Cotoneaster spp. (franchetii, pannosus, lacteus, glaucophyllus, horizontalis)

Family: Rosaceae

Type of weed:

Priority Weed Local Priority Weed. (See more weeds of the class.)

Flowering Months: , , , , ,


Perennial woody shrubs. Cotoneaster has many different habits — prostrate forms through to shrubs and trees taller than 4 m. Stems are reddish.

Leaf size changes with different habits but the shape is always the same. Leaves are furry and discolourous (having the two surfaces different in colour). Leaves occur in groups of three.

Flowers are small, white, often insignificant, densely clustered, highly attractive to bees, from spring to summer.

Fruit are numerous, in conspicuous clusters of small berries, orange to red, autumn into winter.

Note: The weediest Cotoneaster in the Blue Mountains is Cotoneaster franchetii. Other seriously weedy species are C. pannosus, C. lacteus, C. glaucophyllus and C. horizontalis.

Don’t confuse with…

Some Cotoneasters can be confused with the native Pomaderris when not in flower, as the leaves are similar.


Seeds are spread into bush land by fruit-eating birds.

Impact on bushland

Cotoneaster will grow virtually anywhere a bird drops the seeds. Thickets under tall trees and other perching places displace local native plant species and shade the soil. Habitat is lost, and other weeds invade.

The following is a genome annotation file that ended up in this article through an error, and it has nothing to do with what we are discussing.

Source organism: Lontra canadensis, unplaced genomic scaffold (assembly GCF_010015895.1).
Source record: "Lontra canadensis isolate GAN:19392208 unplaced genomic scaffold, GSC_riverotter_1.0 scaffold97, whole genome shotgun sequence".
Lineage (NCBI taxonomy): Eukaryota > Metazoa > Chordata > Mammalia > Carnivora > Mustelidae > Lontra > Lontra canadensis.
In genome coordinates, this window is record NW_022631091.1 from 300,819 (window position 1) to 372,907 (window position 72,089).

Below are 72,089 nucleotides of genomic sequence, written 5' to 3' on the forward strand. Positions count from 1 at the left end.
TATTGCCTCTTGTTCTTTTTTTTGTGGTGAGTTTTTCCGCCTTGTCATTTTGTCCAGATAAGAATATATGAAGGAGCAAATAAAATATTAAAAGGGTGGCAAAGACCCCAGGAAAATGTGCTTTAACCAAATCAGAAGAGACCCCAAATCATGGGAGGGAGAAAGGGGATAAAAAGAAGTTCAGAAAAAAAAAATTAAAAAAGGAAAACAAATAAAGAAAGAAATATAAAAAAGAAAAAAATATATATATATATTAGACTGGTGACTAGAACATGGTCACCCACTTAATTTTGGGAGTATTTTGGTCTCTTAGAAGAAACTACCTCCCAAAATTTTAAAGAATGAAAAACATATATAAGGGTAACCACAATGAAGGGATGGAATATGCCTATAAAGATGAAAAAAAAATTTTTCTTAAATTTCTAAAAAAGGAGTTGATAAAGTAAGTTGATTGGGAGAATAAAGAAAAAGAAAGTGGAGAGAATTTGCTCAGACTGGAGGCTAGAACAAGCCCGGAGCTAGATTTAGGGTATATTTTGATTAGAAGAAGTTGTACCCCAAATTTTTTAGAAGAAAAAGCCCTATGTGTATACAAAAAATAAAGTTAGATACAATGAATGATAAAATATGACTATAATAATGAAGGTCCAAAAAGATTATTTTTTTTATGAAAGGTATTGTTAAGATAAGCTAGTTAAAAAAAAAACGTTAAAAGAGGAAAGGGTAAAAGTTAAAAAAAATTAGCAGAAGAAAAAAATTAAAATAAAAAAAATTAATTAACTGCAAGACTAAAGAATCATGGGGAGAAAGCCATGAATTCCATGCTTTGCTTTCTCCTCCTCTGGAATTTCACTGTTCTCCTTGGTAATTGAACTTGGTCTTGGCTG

Alternative planting

Native plants

Bird attracting natives, screening shrubs and small trees such as:

  • Banksia (Banksia ericifolia, B. serrata, or ‘Giant Candles’)
  • Lilypillies (Acmena smithii)
  • Grevillea spp.
  • Hakea dactyloides
  • Acacia fimbriata
  • Callistemon spp.
  • Leptospermum spp.

Council provides a tool, on its Mountain Landscapes website, to help you choose native alternative plantings. Choose your village, soil, vegetation community and the purpose of your planting, and the tool will give you suggestions.

There are native nurseries in several Blue Mountains villages, including Glenbrook, Lawson and Katoomba. Please also ask at your favourite local nursery.


Specific control tips for this weed


Because the berries are bird spread, treat plants before they fruit. Bag and dispose of berries, or place in a hot compost to kill the seeds. Other cut parts of the plant can be spread out to dry off the ground. Once material is dead it will decompose in place, or can be composted.

For key points on these techniques:

Local Priority Weed

Control measures:

  • The plant should be fully and continuously suppressed and destroyed.
  • Plants under 4 metres in height should be fully and continuously suppressed and destroyed.
  • The spread of this plant should be adequately contained to prevent spread impacting on priority assets. Weed notices will only be issued for these weeds under special circumstances.

For more info

For key points on these techniques: